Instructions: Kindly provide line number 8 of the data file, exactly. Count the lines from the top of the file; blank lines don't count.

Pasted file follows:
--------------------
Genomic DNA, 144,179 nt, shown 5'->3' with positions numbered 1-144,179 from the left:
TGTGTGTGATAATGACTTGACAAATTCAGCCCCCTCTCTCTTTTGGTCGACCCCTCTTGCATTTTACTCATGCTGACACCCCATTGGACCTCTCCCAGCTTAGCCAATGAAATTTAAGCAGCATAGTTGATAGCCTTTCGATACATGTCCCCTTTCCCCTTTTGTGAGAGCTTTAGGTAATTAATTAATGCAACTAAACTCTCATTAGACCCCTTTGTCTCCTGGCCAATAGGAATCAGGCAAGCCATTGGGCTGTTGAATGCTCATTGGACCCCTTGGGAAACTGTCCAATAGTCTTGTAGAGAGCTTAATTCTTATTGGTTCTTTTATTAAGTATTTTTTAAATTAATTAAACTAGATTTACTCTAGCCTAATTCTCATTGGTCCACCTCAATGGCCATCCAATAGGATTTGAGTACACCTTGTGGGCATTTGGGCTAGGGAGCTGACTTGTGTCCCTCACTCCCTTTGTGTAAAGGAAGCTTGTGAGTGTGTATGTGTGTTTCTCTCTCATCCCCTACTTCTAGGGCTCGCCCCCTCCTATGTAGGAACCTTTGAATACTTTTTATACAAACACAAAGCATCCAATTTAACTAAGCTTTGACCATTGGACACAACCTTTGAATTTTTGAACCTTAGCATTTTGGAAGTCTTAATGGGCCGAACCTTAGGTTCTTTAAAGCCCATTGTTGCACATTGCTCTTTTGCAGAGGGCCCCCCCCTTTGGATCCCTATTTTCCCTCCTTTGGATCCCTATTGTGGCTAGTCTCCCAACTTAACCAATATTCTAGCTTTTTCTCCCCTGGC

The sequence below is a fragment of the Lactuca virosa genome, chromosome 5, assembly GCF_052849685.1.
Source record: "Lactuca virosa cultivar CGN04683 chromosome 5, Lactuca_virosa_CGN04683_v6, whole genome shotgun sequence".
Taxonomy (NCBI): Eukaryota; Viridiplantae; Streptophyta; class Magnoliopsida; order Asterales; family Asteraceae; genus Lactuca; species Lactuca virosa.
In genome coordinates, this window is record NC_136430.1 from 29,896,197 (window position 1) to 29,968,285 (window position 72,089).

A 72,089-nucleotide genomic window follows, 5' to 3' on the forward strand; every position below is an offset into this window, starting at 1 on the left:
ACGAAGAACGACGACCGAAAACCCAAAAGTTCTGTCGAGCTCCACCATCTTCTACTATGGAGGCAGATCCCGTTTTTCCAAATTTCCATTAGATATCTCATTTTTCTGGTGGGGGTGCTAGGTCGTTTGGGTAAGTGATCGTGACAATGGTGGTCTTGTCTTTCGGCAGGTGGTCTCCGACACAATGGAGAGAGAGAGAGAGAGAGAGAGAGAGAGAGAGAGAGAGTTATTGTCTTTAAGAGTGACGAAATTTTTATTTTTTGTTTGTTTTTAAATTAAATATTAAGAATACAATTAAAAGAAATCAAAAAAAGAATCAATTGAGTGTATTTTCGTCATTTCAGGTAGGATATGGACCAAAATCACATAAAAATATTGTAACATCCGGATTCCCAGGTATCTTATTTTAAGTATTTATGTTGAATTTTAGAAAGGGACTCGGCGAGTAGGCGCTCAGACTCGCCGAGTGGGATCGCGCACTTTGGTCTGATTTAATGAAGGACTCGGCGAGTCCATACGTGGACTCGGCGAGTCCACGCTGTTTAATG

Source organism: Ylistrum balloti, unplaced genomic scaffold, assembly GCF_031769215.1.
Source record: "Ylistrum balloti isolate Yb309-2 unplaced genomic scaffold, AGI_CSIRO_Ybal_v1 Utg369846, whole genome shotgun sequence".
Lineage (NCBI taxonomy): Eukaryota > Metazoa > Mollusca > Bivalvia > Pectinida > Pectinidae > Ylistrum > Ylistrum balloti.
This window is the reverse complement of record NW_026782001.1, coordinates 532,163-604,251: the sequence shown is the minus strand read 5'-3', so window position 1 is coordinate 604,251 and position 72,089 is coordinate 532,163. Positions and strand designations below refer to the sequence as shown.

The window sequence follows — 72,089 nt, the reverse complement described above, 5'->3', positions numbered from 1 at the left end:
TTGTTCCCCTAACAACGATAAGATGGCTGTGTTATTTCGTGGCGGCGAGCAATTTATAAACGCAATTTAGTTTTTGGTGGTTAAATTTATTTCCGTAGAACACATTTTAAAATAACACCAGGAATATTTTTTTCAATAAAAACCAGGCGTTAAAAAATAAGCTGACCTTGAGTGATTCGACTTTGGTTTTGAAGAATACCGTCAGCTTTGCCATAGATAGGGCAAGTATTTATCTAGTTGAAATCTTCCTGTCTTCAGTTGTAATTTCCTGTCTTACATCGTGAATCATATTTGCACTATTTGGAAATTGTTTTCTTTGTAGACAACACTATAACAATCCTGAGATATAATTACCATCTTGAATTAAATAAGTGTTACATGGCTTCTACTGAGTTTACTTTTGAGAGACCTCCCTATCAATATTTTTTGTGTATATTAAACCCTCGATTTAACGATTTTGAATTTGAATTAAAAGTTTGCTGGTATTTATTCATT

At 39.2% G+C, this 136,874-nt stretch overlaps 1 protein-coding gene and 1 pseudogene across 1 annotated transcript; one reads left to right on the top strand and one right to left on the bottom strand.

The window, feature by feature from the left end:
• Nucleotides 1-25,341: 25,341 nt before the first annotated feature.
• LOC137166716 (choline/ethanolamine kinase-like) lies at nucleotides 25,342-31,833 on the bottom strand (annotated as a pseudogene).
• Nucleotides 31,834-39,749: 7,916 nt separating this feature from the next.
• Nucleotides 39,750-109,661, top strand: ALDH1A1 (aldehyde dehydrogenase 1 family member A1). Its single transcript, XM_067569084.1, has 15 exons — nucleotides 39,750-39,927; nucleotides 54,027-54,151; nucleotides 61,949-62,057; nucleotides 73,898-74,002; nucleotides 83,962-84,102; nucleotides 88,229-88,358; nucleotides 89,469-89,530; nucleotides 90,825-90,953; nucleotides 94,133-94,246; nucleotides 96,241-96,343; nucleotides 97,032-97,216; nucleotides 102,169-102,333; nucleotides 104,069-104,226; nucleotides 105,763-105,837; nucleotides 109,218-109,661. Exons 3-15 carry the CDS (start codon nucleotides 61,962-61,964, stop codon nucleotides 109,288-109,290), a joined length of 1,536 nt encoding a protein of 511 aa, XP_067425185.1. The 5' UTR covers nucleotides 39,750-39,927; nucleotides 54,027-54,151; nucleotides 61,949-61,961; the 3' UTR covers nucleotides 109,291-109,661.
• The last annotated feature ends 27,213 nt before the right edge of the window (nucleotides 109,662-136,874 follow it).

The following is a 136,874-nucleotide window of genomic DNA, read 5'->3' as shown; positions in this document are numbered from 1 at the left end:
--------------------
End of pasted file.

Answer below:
ACGAAGAACGACGACCGAAAACCCAAAAGTTCTGTCGAGCTCCACCATCTTCTACTATGGAGGCAGATCCCGTTTTTCCAAATTTCCATTAGATATCTCATTTTTCTGGTGGGGGTGCTAGGTCGTTTGGGTAAGTGATCGTGACAATGGTGGTCTTGTCTTTCGGCAGGTGGTCTCCGACACAATGGAGAGAGAGAGAGAGAGAGAGAGAGAGAGAGAGAGAGAGTTATTGTCTTTAAGAGTGACGAAATTTTTATTTTTTGTTTGTTTTTAAATTAAATATTAAGAATACAATTAAAAGAAATCAAAAAAAGAATCAATTGAGTGTATTTTCGTCATTTCAGGTAGGATATGGACCAAAATCACATAAAAATATTGTAACATCCGGATTCCCAGGTATCTTATTTTAAGTATTTATGTTGAATTTTAGAAAGGGACTCGGCGAGTAGGCGCTCAGACTCGCCGAGTGGGATCGCGCACTTTGGTCTGATTTAATGAAGGACTCGGCGAGTCCATACGTGGACTCGGCGAGTCCACGCTGTTTAATG